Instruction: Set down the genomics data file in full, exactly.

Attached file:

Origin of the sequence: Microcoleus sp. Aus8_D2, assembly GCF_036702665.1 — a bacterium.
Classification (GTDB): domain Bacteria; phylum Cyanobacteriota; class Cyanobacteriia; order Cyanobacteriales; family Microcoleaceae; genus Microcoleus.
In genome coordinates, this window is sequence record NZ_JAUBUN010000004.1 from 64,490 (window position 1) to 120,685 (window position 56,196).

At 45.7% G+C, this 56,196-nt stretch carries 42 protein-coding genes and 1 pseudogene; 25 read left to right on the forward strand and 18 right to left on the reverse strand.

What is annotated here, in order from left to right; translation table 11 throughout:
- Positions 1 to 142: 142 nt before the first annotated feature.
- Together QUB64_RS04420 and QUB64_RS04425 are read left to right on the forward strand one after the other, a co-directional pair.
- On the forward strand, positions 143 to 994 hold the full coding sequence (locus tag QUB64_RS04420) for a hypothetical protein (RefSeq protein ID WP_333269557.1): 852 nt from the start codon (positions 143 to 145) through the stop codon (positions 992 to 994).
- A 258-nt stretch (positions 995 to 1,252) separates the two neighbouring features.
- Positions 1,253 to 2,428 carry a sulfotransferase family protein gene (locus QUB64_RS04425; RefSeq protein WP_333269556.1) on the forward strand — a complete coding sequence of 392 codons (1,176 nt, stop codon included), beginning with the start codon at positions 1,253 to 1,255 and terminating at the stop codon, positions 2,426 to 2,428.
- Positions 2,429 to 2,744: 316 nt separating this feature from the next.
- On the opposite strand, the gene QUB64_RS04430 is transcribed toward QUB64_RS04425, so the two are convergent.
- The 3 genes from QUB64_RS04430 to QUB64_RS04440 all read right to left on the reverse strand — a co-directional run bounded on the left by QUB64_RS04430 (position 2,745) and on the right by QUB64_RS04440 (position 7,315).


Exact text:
Origin of the sequence: Microcoleus sp. Aus8_D2, assembly GCF_036702665.1 — a bacterium.
Classification (GTDB): domain Bacteria; phylum Cyanobacteriota; class Cyanobacteriia; order Cyanobacteriales; family Microcoleaceae; genus Microcoleus.
In genome coordinates, this window is sequence record NZ_JAUBUN010000004.1 from 64,490 (window position 1) to 120,685 (window position 56,196).

At 45.7% G+C, this 56,196-nt stretch carries 42 protein-coding genes and 1 pseudogene; 25 read left to right on the forward strand and 18 right to left on the reverse strand.

What is annotated here, in order from left to right; translation table 11 throughout:
- Positions 1 to 142: 142 nt before the first annotated feature.
- Together QUB64_RS04420 and QUB64_RS04425 are read left to right on the forward strand one after the other, a co-directional pair.
- On the forward strand, positions 143 to 994 hold the full coding sequence (locus tag QUB64_RS04420) for a hypothetical protein (RefSeq protein ID WP_333269557.1): 852 nt from the start codon (positions 143 to 145) through the stop codon (positions 992 to 994).
- A 258-nt stretch (positions 995 to 1,252) separates the two neighbouring features.
- Positions 1,253 to 2,428 carry a sulfotransferase family protein gene (locus QUB64_RS04425; RefSeq protein WP_333269556.1) on the forward strand — a complete coding sequence of 392 codons (1,176 nt, stop codon included), beginning with the start codon at positions 1,253 to 1,255 and terminating at the stop codon, positions 2,426 to 2,428.
- Positions 2,429 to 2,744: 316 nt separating this feature from the next.
- On the opposite strand, the gene QUB64_RS04430 is transcribed toward QUB64_RS04425, so the two are convergent.
- The 3 genes from QUB64_RS04430 to QUB64_RS04440 all read right to left on the reverse strand — a co-directional run bounded on the left by QUB64_RS04430 (position 2,745) and on the right by QUB64_RS04440 (position 7,315).